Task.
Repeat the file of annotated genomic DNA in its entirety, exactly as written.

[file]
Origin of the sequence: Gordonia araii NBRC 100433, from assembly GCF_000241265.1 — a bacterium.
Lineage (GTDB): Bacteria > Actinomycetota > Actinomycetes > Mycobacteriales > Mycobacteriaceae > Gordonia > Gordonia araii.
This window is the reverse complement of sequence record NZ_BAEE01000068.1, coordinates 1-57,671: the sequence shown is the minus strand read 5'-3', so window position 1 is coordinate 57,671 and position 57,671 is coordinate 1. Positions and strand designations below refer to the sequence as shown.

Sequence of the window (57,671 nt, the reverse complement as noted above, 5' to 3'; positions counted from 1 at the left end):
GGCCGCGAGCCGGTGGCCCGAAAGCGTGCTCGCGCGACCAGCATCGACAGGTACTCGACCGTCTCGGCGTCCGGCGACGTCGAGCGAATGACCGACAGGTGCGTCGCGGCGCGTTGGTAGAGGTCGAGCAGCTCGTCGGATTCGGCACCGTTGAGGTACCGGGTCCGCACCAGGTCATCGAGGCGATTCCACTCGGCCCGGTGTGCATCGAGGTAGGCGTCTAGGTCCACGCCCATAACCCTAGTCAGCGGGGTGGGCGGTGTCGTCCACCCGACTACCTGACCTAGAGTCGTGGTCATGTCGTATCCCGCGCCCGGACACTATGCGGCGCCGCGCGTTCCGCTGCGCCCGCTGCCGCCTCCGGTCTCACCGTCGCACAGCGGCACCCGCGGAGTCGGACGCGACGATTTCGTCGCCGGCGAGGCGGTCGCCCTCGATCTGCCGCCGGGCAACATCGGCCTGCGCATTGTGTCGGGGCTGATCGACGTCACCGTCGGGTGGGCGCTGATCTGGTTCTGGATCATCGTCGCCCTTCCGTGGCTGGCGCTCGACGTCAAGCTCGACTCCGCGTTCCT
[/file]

Origin of the sequence: Gordonia araii NBRC 100433, from assembly GCF_000241265.1 — a bacterium.
Lineage (GTDB): Bacteria > Actinomycetota > Actinomycetes > Mycobacteriales > Mycobacteriaceae > Gordonia > Gordonia araii.
This window is the reverse complement of sequence record NZ_BAEE01000068.1, coordinates 1-57,671: the sequence shown is the minus strand read 5'-3', so window position 1 is coordinate 57,671 and position 57,671 is coordinate 1. Positions and strand designations below refer to the sequence as shown.

Sequence of the window (57,671 nt, the reverse complement as noted above, 5' to 3'; positions counted from 1 at the left end):
GGCCGCGAGCCGGTGGCCCGAAAGCGTGCTCGCGCGACCAGCATCGACAGGTACTCGACCGTCTCGGCGTCCGGCGACGTCGAGCGAATGACCGACAGGTGCGTCGCGGCGCGTTGGTAGAGGTCGAGCAGCTCGTCGGATTCGGCACCGTTGAGGTACCGGGTCCGCACCAGGTCATCGAGGCGATTCCACTCGGCCCGGTGTGCATCGAGGTAGGCGTCTAGGTCCACGCCCATAACCCTAGTCAGCGGGGTGGGCGGTGTCGTCCACCCGACTACCTGACCTAGAGTCGTGGTCATGTCGTATCCCGCGCCCGGACACTATGCGGCGCCGCGCGTTCCGCTGCGCCCGCTGCCGCCTCCGGTCTCACCGTCGCACAGCGGCACCCGCGGAGTCGGACGCGACGATTTCGTCGCCGGCGAGGCGGTCGCCCTCGATCTGCCGCCGGGCAACATCGGCCTGCGCATTGTGTCGGGGCTGATCGACGTCACCGTCGGGTGGGCGCTGATCTGGTTCTGGATCATCGTCGCCCTTCCGTGGCTGGCGCTCGACGTCAAGCTCGACTCCGCGTTCCT